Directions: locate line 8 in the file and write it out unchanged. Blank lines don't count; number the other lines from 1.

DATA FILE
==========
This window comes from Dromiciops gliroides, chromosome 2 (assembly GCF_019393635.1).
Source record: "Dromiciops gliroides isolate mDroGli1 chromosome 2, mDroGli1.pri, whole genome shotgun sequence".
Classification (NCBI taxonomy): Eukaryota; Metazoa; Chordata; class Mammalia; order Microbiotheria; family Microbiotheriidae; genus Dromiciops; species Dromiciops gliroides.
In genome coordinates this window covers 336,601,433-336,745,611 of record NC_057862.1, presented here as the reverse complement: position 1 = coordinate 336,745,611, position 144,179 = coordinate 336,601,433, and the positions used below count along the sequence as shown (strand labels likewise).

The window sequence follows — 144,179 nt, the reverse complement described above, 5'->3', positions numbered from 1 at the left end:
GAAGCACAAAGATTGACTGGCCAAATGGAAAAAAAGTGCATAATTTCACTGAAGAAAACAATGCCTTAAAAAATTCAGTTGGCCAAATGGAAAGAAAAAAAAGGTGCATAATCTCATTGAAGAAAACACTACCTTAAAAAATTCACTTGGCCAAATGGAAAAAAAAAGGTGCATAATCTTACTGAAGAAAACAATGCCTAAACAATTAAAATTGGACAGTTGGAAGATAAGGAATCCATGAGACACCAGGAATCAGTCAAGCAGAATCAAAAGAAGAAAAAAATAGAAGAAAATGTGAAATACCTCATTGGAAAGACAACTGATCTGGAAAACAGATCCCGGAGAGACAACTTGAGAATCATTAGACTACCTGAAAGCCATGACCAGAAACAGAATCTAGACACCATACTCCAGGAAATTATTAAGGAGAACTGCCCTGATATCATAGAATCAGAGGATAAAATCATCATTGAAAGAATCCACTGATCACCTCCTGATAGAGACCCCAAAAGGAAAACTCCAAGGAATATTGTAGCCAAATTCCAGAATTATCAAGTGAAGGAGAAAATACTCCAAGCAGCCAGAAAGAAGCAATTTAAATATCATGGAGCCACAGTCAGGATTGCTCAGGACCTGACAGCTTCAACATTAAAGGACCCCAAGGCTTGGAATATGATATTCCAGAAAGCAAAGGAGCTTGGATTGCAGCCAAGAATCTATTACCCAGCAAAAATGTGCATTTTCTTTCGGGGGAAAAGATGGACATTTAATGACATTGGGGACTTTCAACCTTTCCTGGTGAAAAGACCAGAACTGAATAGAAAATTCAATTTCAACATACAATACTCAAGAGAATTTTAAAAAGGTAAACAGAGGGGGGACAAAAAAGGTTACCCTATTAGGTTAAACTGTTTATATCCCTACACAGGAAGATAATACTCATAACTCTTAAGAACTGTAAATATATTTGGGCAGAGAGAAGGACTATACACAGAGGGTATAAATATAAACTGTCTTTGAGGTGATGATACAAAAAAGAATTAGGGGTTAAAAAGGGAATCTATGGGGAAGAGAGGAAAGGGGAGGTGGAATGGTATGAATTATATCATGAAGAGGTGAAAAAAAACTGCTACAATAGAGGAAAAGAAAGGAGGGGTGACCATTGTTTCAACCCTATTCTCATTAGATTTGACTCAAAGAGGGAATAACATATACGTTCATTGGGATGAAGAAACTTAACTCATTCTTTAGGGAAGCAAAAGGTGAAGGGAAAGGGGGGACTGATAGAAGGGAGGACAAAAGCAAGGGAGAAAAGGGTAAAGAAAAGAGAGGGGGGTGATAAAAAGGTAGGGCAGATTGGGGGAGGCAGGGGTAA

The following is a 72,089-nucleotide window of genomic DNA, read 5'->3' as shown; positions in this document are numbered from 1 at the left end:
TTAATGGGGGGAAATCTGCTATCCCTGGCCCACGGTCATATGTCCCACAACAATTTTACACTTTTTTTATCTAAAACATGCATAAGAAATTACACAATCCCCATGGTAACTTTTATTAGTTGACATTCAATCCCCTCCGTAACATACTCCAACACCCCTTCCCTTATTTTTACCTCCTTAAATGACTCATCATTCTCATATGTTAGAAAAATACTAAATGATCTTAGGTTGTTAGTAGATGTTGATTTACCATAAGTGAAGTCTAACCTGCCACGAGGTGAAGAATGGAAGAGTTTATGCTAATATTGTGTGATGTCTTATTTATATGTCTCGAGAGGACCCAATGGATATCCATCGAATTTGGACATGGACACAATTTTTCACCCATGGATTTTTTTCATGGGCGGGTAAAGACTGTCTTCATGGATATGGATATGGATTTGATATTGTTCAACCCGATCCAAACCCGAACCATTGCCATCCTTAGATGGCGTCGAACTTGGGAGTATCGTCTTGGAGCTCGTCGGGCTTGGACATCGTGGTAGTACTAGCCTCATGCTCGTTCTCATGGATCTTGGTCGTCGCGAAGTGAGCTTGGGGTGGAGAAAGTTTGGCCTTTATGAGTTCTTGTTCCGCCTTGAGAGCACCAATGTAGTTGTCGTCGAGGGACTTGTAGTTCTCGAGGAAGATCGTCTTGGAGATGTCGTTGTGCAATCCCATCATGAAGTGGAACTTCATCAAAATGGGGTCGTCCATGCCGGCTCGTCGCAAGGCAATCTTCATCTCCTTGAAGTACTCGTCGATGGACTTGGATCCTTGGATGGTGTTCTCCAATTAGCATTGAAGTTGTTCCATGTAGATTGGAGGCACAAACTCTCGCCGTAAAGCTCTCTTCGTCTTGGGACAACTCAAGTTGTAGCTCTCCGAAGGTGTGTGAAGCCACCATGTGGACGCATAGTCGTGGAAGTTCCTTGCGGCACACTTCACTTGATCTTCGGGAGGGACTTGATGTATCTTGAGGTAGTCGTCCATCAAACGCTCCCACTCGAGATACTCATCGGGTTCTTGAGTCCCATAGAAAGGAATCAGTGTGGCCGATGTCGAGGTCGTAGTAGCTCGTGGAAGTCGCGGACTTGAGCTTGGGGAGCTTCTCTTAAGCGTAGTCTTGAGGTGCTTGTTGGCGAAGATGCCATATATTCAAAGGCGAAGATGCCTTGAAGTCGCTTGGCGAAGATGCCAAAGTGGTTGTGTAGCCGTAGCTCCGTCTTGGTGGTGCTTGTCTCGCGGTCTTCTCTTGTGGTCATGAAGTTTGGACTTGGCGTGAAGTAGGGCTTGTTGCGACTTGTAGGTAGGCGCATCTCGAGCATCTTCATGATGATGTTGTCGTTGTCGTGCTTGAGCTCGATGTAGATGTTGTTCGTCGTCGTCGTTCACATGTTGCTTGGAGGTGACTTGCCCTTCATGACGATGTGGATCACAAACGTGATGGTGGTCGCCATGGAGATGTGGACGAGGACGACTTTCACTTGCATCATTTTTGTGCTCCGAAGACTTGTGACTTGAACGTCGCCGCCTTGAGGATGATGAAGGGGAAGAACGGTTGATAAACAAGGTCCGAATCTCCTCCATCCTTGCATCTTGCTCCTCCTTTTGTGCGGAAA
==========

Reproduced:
TTAATGGGGGGAAATCTGCTATCCCTGGCCCACGGTCATATGTCCCACAACAATTTTACACTTTTTTTATCTAAAACATGCATAAGAAATTACACAATCCCCATGGTAACTTTTATTAGTTGACATTCAATCCCCTCCGTAACATACTCCAACACCCCTTCCCTTATTTTTACCTCCTTAAATGACTCATCATTCTCATATGTTAGAAAAATACTAAATGATCTTAGGTTGTTAGTAGATGTTGATTTACCATAAGTGAAGTCTAACCTGCCACGAGGTGAAGAATGGAAGAGTTTATGCTAATATTGTGTGATGTCTTATTTATATGTCTCGAGAGGACCCAATGGATATCCATCGAATTTGGACATGGACACAATTTTTCACCCATGGATTTTTTTCATGGGCGGGTAAAGACTGTCTTCATGGATATGGATATGGATTTGATATTGTTCAACCCGATCCAAACCCGAACCATTGCCATCCTTAGATGGCGTCGAACTTGGGAGTATCGTCTTGGAGCTCGTCGGGCTTGGACATCGTGGTAGTACTAGCCTCATGCTCGTTCTCATGGATCTTGGTCGTCGCGAAGTGAGCTTGGGGTGGAGAAAGTTTGGCCTTTATGAGTTCTTGTTCCGCCTTGAGAGCACCAATGTAGTTGTCGTCGAGGGACTTGTAGTTCTCGAGGAAGATCGTCTTGGAGATGTCGTTGTGCAATCCCATCATGAAGTGGAACTTCATCAAAATGGGGTCGTCCATGCCGGCTCGTCGCAAGGCAATCTTCATCTCCTTGAAGTACTCGTCGATGGACTTGGATCCTTGGATGGTGTTCTCCAATTAGCATTGAAGTTGTTCCATGTAGATTGGAGGCACAAACTCTCGCCGTAAAGCTCTCTTCGTCTTGGGACAACTCAAGTTGTAGCTCTCCGAAGGTGTGTGAAGCCACCATGTGGACGCATAGTCGTGGAAGTTCCTTGCGGCACACTTCACTTGATCTTCGGGAGGGACTTGATGTATCTTGAGGTAGTCGTCCATCAAACGCTCCCACTCGAGATACTCATCGGGTTCTTGAGTCCCATAGAAAGGAATCAGTGTGGCCGATGTCGAGGTCGTAGTAGCTCGTGGAAGTCGCGGACTTGAGCTTGGGGAGCTTCTCTTAAGCGTAGTCTTGAGGTGCTTGTTGGCGAAGATGCCATATATTCAAAGGCGAAGATGCCTTGAAGTCGCTTGGCGAAGATGCCAAAGTGGTTGTGTAGCCGTAGCTCCGTCTTGGTGGTGCTTGTCTCGCGGTCTTCTCTTGTGGTCATGAAGTTTGGACTTGGCGTGAAGTAGGGCTTGTTGCGACTTGTAGGTAGGCGCATCTCGAGCATCTTCATGATGATGTTGTCGTTGTCGTGCTTGAGCTCGATGTAGATGTTGTTCGTCGTCGTCGTTCACATGTTGCTTGGAGGTGACTTGCCCTTCATGACGATGTGGATCACAAACGTGATGGTGGTCGCCATGGAGATGTGGACGAGGACGACTTTCACTTGCATCATTTTTGTGCTCCGAAGACTTGTGACTTGAACGTCGCCGCCTTGAGGATGATGAAGGGGAAGAACGGTTGATAAACAAGGTCCGAATCTCCTCCATCCTTGCATCTTGCTCCTCCTTTTGTGCGGAAA